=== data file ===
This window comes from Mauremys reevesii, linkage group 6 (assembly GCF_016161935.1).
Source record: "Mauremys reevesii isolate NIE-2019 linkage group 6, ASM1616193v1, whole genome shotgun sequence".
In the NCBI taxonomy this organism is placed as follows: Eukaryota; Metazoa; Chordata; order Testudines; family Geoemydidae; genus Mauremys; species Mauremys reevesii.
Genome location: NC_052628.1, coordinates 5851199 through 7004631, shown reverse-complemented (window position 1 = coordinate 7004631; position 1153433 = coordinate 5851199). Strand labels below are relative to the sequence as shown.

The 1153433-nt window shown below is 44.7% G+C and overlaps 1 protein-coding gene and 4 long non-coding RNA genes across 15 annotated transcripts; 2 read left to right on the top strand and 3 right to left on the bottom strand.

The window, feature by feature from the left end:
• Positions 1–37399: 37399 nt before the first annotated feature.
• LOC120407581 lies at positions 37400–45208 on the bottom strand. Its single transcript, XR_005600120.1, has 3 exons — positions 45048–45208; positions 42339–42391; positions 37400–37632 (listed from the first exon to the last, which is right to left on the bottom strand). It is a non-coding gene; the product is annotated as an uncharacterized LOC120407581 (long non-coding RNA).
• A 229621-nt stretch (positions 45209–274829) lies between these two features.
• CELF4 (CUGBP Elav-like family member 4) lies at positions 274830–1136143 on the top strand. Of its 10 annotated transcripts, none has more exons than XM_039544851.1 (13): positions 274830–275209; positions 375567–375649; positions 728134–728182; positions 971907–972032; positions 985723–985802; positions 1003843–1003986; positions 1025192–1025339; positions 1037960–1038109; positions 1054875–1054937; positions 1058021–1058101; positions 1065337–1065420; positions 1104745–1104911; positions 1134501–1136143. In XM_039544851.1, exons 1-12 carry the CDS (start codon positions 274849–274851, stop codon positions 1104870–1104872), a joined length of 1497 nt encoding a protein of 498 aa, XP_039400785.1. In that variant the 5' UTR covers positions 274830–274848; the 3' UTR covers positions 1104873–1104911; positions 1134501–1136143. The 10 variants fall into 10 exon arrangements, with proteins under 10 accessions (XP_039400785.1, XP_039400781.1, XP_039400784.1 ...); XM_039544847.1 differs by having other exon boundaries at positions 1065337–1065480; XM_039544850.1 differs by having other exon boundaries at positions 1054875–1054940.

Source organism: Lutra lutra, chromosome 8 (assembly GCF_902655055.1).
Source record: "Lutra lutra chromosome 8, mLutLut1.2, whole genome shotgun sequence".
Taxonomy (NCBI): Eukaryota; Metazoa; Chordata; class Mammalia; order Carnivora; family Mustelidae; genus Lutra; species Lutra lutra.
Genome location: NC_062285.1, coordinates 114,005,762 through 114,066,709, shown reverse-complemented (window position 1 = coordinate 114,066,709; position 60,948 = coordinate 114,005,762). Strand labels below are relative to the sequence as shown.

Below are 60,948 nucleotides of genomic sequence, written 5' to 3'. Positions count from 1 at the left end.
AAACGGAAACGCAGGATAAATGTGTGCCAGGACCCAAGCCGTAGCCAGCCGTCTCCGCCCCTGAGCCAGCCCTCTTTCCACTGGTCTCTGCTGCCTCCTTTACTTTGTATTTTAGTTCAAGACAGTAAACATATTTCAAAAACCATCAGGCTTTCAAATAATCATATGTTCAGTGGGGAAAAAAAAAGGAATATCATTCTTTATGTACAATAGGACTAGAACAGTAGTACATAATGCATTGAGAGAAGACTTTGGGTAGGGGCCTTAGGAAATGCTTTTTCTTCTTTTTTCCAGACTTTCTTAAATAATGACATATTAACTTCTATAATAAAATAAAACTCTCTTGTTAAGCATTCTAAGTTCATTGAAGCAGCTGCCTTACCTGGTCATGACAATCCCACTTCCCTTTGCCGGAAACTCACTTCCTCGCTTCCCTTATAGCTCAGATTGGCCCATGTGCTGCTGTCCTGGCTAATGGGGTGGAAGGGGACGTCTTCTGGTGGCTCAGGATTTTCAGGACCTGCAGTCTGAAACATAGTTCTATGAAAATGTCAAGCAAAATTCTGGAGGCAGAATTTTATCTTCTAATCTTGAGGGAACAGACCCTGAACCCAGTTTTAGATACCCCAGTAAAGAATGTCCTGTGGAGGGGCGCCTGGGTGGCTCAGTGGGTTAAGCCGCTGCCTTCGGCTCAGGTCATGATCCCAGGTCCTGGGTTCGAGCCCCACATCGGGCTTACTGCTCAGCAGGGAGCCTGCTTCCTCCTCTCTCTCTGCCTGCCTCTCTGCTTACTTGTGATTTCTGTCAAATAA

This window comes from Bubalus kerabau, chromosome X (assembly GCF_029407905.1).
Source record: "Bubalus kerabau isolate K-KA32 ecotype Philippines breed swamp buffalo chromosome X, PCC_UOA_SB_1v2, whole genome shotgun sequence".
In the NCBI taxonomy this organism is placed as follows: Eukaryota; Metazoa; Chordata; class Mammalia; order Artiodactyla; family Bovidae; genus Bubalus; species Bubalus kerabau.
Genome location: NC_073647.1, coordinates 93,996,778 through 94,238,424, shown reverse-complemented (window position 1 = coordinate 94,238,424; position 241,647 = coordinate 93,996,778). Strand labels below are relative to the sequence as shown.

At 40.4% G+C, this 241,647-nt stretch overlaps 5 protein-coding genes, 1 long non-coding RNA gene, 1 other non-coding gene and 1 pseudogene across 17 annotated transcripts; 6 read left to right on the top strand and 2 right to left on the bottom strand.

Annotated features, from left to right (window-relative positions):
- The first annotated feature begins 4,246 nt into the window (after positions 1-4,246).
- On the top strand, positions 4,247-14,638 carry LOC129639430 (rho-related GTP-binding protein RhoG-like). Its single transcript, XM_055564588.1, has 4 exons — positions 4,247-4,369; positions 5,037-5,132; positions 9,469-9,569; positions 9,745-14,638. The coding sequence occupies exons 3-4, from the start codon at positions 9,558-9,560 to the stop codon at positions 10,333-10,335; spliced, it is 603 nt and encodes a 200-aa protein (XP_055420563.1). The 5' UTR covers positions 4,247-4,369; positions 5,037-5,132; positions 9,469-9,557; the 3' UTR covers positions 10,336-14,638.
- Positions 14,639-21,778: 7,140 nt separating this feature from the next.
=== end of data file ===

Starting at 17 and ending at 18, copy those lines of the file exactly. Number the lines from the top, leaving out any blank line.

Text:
This window comes from Bubalus kerabau, chromosome X (assembly GCF_029407905.1).
Source record: "Bubalus kerabau isolate K-KA32 ecotype Philippines breed swamp buffalo chromosome X, PCC_UOA_SB_1v2, whole genome shotgun sequence".